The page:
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GratingStim

Attributes

GratingStim(win[, tex, mask, units, pos, ...]) Stimulus object for drawing arbitrary bitmaps that can repeat (cycle) in either dimension.
GratingStim.win The Window object in which the stimulus will be rendered by default.
GratingStim.tex Texture to used on the stimulus as a grating (aka carrier)
GratingStim.mask The alpha mask (forming the shape of the image)
GratingStim.units None, ‘norm’, ‘cm’, ‘deg’, ‘degFlat’, ‘degFlatPos’, or ‘pix’
GratingStim.sf Spatial frequency of the grating texture
GratingStim.pos The position of the center of the stimulus in the stimulus
GratingStim.ori The orientation of the stimulus (in degrees).
GratingStim.size The size (width, height) of the stimulus in the stimulus
GratingStim.contrast A value that is simply multiplied by the color
GratingStim.color Color of the stimulus
GratingStim.colorSpace The name of the color space currently being used
GratingStim.opacity Determines how visible the stimulus is relative to background
GratingStim.interpolate Whether to interpolate (linearly) the texture in the stimulus
GratingStim.texRes Power-of-two int.
GratingStim.name String or None.
GratingStim.autoLog Whether every change in this stimulus should be auto logged.
GratingStim.draw([win]) Draw the stimulus in its relevant window.
GratingStim.autoDraw Determines whether the stimulus should be automatically drawn on every frame flip.

Details

class psychopy.visual.GratingStim(win, tex='sin', mask='none', units='', pos=(0.0, 0.0), size=None, sf=None, ori=0.0, phase=(0.0, 0.0), texRes=128, rgb=None, dkl=None, lms=None, color=(1.0, 1.0, 1.0), colorSpace='rgb', contrast=1.0, opacity=1.0, depth=0, rgbPedestal=(0.0, 0.0, 0.0), interpolate=False, name=None, autoLog=None, autoDraw=False, maskParams=None)

Stimulus object for drawing arbitrary bitmaps that can repeat (cycle) in either dimension.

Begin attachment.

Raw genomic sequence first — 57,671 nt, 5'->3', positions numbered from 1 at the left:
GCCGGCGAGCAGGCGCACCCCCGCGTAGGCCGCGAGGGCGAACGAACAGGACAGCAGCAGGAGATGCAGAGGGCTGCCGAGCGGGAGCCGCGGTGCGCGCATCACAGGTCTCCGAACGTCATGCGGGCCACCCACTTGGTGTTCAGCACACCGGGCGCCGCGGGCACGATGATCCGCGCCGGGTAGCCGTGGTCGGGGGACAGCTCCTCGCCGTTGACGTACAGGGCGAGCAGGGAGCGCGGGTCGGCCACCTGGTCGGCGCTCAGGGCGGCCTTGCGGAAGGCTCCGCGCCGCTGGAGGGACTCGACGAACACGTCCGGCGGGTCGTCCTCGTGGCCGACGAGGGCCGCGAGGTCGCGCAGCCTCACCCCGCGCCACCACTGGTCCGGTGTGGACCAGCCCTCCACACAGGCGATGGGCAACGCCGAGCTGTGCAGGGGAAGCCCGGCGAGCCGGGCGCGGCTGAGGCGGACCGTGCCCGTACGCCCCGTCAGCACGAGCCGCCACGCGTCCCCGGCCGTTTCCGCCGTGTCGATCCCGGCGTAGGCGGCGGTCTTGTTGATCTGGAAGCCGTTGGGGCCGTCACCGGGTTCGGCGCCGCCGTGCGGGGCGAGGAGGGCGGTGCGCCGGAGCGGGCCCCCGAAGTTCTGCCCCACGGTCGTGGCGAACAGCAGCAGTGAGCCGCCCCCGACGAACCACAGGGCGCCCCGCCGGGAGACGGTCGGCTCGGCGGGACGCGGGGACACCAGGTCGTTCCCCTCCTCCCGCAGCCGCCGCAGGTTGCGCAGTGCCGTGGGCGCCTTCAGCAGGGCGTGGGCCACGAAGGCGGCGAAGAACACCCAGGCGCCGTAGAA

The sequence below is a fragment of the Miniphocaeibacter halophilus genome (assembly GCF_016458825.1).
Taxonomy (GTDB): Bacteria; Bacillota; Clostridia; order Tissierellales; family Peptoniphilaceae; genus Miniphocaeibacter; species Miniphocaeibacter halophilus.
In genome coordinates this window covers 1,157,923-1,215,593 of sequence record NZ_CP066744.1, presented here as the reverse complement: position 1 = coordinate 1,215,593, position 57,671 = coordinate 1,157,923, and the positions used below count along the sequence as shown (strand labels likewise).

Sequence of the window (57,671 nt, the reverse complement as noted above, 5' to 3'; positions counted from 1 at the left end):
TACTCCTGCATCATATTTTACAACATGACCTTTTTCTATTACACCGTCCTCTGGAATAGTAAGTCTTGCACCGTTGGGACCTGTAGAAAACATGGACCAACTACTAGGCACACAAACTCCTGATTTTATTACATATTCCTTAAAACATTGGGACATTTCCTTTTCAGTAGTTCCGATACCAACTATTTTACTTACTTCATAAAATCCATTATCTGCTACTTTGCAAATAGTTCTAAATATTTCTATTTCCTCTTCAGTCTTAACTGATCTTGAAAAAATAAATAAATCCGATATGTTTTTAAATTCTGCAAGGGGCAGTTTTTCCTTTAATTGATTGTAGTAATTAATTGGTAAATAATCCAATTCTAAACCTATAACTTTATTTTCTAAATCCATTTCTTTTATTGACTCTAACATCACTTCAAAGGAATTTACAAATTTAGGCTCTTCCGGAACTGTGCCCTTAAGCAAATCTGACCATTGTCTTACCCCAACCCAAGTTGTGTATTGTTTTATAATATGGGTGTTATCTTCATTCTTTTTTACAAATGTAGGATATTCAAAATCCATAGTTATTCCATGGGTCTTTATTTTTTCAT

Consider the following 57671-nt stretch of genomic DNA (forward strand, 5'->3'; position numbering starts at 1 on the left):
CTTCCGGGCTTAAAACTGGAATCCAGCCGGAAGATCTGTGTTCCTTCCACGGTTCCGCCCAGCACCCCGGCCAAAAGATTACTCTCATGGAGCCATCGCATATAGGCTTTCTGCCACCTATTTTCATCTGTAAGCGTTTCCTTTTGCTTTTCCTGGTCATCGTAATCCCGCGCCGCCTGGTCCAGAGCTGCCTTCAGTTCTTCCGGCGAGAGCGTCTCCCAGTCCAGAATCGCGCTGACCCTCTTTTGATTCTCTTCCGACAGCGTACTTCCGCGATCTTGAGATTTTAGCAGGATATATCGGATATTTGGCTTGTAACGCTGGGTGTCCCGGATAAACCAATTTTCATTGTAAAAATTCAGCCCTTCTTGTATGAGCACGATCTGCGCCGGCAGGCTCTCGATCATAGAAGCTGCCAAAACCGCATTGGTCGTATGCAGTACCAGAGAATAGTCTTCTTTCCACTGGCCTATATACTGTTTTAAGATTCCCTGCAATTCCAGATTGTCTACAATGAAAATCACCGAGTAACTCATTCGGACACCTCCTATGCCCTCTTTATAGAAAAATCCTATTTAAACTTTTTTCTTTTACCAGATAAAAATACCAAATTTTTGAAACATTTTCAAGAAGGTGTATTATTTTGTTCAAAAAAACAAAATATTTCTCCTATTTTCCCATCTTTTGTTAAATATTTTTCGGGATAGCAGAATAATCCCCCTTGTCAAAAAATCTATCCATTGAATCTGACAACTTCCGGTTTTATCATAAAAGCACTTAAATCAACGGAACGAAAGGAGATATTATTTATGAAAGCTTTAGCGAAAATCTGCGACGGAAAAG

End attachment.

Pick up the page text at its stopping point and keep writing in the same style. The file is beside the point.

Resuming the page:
One of the main stimuli for PsychoPy.

Formally GratingStim is just a texture behind an optional transparency mask (an ‘alpha mask’). Both the texture and mask can be arbitrary bitmaps and their combination allows an enormous variety of stimuli to be drawn in realtime.

Examples:

myGrat = GratingStim(win, tex='sin', mask='circle')  # gives a circular patch of grating
myGabor = GratingStim(win, tex='sin', mask='gauss')  # gives a 'Gabor'

A GratingStim can be rotated scaled and shifted in position, its texture can be drifted in X and/or Y and it can have a spatial frequency in X and/or Y (for an image file that simply draws multiple copies in the patch).

Also since transparency can be controlled two GratingStims can combine e.g. to form a plaid.

Using GratingStim with images from disk (jpg, tif, png, ...)

Ideally texture images to be rendered should be square with ‘power-of-2’ dimensions e.g. 16 x 16, 128 x 128. Any image that is not will be upscaled (with linear interpolation) to the nearest such texture by PsychoPy. The size of the stimulus should be specified in the normal way using the appropriate units (deg, pix, cm, ...). Be sure to get the aspect ratio the same as the image (if you don’t want it stretched!).

autoDraw

Determines whether the stimulus should be automatically drawn on every frame flip.

Value should be: True or False. You do NOT need to set this on every frame flip!

autoLog

Whether every change in this stimulus should be auto logged.

Value should be: True or False. Set to False if your stimulus is updating frequently (e.g. updating its position every

frame) and you want to avoid swamping the log file with

messages that aren’t likely to be useful.

clearTextures()

Clear all textures associated with the stimulus.

As of v1.61.00 this is called automatically during garbage collection of your stimulus, so doesn’t need calling explicitly by the user.

color

Color of the stimulus

Value should be one of:

When color is specified using numbers, it is interpreted with respect to the stimulus’ current colorSpace. If color is given as a single value (scalar) then this will be applied to all 3 channels.

Examples::